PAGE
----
Tuesday, September 29, 2009

That intensely sweet smell across the neighborhoods of the fair town: osmanthus fragrans, aka sweet olive

What's that marvelous if mysterious fragrance on the street today?

Sweet Osmanthus (Osmanthus fragrans; also known as Sweet Olive or Tea Olive) is an evergreen shrub or small tree growing to 5-12 m tall, says wikiepdia.org. It is native to Asia, from the Himalaya east through China to Japan.

Its flowers are small (1 cm long), white, with a four-lobed corolla and have a strong fragrance.

It is cultivated as an ornamental plant in gardens (both in Asia and elsewhere in the world) for its deliciously fragrant flowers which carry the scent of ripe peaches or apricots.

In Chinese cuisine, the flowers are also used to produce osmanthus-scented jam (called guì huā jiàng, 桂花醬 or 桂花酱), sweet cakes (called guì huā gāo, 桂花糕), dumplings, soups, and even liquor (桂花酒).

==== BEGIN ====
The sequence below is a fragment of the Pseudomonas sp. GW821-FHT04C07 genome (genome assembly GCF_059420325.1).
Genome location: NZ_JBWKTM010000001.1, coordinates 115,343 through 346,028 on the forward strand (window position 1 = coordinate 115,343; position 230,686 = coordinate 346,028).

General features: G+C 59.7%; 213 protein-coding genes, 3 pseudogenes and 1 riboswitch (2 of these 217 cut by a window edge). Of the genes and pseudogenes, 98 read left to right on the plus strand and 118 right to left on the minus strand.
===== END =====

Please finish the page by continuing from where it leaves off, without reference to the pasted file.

Well, bless my soul.

Indeed, I love sweet olive. It reminds me of uptown New Orleans - St Charles Avenue is practically a forest of Sweet Olive - and of City Park. It's also redolent of Houston's Montrose and of Mobile and Biloxi for me.

And you?

5 comments:

Susan said...

I love sweet olives! In fact, i search them out on campus, they're all over LSU-BR. Great post!

dlil said...

I can smell them from way off and love to do so on our neighborhood walks in So Highland. We planted one in our yard just below our bedroom window (open tonite for the first time on a delightful evening). Sweet olive hasn't started blooming yet but it does so several times of the year which is unique.

saratoga said...

One of my favorite planty smells next to gardenias.

Anonymous said...

they also bloom in orange, To me they smell like tang

citranella said...

Sweet olive reminds me of Natchez, MS. I walked near a blooming plant yesterday at the Meadows Museum and it immediately transported me.